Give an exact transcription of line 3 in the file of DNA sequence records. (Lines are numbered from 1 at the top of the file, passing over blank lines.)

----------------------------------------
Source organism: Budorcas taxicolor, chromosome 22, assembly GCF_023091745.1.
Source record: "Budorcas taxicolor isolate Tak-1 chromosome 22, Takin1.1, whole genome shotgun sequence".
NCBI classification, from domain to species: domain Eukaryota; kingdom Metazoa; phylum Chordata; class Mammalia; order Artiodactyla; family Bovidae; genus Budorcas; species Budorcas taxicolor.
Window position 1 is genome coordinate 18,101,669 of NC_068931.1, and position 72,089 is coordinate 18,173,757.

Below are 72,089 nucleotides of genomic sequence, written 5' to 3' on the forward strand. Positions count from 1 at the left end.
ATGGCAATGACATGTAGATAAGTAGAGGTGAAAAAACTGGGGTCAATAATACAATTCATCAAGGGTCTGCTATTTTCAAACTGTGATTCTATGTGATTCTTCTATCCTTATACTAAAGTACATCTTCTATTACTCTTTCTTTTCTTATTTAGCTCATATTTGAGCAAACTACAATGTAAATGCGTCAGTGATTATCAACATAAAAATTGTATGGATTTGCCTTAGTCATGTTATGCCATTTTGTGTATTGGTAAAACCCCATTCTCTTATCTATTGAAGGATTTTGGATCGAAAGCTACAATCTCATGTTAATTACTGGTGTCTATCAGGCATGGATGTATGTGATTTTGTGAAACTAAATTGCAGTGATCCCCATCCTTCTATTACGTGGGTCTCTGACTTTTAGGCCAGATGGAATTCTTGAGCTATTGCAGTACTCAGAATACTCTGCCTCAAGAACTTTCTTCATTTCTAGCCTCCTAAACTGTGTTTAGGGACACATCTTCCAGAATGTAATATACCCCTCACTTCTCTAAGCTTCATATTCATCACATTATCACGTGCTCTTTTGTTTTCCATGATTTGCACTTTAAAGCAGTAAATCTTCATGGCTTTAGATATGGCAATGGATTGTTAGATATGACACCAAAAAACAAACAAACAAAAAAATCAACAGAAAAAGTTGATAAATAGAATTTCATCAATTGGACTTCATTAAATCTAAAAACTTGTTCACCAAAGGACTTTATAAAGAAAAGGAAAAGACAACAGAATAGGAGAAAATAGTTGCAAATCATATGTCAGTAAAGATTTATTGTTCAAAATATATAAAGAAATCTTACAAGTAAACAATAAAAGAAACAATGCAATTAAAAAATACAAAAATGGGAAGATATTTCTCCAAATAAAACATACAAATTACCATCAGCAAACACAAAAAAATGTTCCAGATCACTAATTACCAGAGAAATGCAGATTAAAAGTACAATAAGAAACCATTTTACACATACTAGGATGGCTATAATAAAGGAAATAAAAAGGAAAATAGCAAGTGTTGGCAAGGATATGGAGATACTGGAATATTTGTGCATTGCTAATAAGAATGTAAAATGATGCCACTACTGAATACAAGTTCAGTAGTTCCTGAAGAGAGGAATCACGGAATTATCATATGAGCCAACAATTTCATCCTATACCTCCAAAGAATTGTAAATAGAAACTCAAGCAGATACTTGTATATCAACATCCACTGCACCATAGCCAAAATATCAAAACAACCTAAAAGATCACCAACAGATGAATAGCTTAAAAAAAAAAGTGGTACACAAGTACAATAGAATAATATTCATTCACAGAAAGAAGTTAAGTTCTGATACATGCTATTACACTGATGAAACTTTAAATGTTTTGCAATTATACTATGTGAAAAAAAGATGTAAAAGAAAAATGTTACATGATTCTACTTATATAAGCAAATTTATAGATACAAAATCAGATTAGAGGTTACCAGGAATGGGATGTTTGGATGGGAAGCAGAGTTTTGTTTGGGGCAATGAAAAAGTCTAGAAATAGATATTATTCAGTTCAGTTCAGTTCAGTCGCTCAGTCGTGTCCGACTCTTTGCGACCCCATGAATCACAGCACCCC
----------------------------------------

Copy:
NCBI classification, from domain to species: domain Eukaryota; kingdom Metazoa; phylum Chordata; class Mammalia; order Artiodactyla; family Bovidae; genus Budorcas; species Budorcas taxicolor.